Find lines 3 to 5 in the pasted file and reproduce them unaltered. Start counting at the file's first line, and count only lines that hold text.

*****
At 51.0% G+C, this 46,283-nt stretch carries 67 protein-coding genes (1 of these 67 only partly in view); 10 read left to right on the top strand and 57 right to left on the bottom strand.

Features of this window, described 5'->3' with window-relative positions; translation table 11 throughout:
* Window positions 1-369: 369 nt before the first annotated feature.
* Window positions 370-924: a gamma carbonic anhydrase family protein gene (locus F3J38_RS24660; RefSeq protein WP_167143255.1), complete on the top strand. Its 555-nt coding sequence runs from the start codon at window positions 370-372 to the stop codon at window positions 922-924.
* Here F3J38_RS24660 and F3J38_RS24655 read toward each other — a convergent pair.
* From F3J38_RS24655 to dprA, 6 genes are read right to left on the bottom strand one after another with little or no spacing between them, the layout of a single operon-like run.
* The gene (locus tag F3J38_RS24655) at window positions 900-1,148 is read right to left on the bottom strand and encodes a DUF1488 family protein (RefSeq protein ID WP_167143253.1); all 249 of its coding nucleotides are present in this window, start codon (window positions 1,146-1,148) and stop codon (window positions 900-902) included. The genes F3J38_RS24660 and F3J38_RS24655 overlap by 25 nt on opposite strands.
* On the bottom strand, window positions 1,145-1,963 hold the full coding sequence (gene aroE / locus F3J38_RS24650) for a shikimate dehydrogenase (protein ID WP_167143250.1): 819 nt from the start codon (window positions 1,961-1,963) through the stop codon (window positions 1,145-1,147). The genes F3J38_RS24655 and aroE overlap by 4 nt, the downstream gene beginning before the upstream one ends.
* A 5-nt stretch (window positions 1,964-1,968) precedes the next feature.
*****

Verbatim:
* Window positions 1-369: 369 nt before the first annotated feature.
* Window positions 370-924: a gamma carbonic anhydrase family protein gene (locus F3J38_RS24660; RefSeq protein WP_167143255.1), complete on the top strand. Its 555-nt coding sequence runs from the start codon at window positions 370-372 to the stop codon at window positions 922-924.
* Here F3J38_RS24660 and F3J38_RS24655 read toward each other — a convergent pair.